Tumbling in the Sand
“Indeed, all who sleep in the earth shall bow down in worship; all who go down to the dust, though they be dead, shall kneel before the LORD. Their descendants shall serve the LORD, whom they shall proclaim to generations to come. They shall proclaim God’s deliverance to a people yet unborn, saying to them, “The LORD has acted!””- Psalm 22: 29-31
Maybe it’s the context of Lent, where we just were reminded that dust we are and to dust we shall return, but this little piece of the psalm jumps out at me, provokes images in my mind and makes me wonder. I can almost picture us human beings as living dust, held together by a little living water and breath.
And that image—in addition to this psalm where all of us dust-y people rise and fall, stand and bow low—makes me think of swirling dust rising and falling. I imagine dust devils and sand storms lifting the dust up high into the air, bringing the dust to life. Since I am familiar with dust devils from living in Alberta (a very common occurrence there), that suddenly brings the idea of dust home for me, to a more familiar place and so I imagine the dust that surrounds me: the dust I see dancing in the sunlight streaming in my window, the dust I see causing glare on my windshield, the dust I trek in on my shoes, the dust I (very) occasionally wipe off my bedroom dresser. And I wonder: if those who have died have become dust, am I reminded in that dust that I am surrounded by the saints? By those who’ve gone before me to the dust?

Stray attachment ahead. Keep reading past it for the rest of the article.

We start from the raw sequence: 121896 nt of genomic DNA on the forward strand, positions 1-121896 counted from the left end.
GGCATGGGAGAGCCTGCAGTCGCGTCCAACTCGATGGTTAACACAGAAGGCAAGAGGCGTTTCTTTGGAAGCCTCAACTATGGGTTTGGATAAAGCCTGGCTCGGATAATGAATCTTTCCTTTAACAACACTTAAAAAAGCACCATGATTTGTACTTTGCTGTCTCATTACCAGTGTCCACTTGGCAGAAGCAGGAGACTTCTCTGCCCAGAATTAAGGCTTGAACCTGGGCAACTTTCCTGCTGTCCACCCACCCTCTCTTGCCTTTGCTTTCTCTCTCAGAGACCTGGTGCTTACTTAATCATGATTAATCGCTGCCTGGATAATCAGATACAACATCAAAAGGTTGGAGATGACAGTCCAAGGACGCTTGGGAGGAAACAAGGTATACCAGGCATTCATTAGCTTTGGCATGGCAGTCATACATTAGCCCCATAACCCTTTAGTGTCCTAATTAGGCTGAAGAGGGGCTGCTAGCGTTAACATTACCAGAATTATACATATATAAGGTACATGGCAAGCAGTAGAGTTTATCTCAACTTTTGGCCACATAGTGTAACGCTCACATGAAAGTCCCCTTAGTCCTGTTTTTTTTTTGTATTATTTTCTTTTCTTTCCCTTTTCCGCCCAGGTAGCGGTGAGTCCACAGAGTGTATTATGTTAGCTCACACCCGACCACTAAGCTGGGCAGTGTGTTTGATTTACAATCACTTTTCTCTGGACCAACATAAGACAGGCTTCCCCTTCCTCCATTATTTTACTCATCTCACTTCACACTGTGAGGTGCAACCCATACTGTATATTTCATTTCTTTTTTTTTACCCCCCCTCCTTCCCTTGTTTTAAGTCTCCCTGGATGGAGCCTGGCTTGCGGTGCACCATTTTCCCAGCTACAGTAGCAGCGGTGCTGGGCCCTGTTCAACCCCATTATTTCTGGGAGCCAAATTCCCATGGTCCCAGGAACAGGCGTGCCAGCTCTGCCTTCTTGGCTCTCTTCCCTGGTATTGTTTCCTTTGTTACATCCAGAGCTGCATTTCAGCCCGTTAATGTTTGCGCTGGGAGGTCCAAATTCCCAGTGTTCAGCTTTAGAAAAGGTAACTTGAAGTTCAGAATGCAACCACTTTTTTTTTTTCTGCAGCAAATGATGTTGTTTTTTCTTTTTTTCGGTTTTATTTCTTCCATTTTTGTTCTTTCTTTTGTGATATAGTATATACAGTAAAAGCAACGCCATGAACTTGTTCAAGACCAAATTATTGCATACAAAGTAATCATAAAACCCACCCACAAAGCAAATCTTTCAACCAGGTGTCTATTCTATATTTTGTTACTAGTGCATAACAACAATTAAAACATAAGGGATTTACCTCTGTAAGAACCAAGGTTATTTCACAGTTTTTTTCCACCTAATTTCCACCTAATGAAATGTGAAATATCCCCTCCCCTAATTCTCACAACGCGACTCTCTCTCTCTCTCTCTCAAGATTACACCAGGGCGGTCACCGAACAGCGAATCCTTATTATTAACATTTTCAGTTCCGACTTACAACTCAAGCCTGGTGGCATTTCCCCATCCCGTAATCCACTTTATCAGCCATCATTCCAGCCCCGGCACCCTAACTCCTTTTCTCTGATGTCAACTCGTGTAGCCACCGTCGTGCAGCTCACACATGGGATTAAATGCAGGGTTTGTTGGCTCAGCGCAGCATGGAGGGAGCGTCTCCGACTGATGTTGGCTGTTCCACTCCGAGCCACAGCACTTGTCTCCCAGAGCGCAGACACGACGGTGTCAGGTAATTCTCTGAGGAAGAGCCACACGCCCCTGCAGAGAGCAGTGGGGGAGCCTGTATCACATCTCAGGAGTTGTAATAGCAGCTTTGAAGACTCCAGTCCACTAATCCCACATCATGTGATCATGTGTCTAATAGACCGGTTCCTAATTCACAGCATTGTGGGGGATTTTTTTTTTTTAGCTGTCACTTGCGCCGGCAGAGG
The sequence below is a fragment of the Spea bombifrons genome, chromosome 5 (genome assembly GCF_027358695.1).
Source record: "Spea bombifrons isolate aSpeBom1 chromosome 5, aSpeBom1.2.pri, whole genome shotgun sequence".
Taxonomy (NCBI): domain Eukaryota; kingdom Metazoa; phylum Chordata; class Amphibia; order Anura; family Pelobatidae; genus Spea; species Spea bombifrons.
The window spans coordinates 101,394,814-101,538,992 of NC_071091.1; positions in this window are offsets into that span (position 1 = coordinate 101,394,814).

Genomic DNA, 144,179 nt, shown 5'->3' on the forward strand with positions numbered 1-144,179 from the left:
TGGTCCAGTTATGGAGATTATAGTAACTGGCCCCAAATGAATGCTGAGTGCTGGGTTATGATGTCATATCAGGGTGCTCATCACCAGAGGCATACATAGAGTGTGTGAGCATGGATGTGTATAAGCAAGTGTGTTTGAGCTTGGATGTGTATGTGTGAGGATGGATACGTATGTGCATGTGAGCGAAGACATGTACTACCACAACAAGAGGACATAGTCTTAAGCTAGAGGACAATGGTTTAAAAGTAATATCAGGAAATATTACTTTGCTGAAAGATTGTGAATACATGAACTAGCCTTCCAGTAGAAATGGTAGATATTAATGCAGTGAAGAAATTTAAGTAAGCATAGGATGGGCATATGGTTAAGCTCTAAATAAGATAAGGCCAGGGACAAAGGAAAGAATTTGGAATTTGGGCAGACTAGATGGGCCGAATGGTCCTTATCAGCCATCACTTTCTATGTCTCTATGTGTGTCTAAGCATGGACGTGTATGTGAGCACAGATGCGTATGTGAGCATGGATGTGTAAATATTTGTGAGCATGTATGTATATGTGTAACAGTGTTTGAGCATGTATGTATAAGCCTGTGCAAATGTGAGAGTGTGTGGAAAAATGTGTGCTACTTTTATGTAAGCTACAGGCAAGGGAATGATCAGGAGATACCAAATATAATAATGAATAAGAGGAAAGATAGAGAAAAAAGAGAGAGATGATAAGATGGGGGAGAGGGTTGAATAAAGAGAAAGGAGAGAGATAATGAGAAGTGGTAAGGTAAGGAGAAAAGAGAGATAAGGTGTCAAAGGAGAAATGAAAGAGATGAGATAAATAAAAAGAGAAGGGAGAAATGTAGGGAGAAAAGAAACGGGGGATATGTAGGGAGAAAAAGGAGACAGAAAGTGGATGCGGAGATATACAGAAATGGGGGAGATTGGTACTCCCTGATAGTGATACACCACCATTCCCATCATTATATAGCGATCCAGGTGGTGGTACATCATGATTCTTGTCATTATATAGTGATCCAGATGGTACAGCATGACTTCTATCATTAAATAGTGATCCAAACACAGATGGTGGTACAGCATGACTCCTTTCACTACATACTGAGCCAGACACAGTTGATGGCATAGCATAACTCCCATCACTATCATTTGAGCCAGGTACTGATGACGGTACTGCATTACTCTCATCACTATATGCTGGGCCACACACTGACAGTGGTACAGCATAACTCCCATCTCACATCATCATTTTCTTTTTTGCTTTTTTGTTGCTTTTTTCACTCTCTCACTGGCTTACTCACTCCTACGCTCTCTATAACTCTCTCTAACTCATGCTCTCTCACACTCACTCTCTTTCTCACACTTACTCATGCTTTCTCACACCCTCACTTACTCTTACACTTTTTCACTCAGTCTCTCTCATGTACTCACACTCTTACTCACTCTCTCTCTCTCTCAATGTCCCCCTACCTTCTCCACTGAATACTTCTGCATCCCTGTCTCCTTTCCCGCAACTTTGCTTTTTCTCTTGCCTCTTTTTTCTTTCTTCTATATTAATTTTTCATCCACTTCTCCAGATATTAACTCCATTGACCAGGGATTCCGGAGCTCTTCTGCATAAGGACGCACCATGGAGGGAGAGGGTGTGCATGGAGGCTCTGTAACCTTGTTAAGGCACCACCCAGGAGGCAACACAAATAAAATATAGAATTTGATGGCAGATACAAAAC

I am made to wonder by this wondering and this psalm about the difference between the living and the dead and even the yet to live: it seems, especially with this passage in mind that there is little distinction: that we are only found in various stages, various forms of dust. I kind of like that, actually. Not to suggest that there isn’t something extra special about being living dust, because there certainly is; but rather, it feels like we are not so alone in this life if we are surrounded by dust. It feels like we are part of a dance in which we do not dance alone but with those who come before us and after us—and we move in that dance flitting in and out like dust does, moving where the Spirit wills and trusting that God’s promises and deliverance will be proclaimed even by the rising and falling of dust.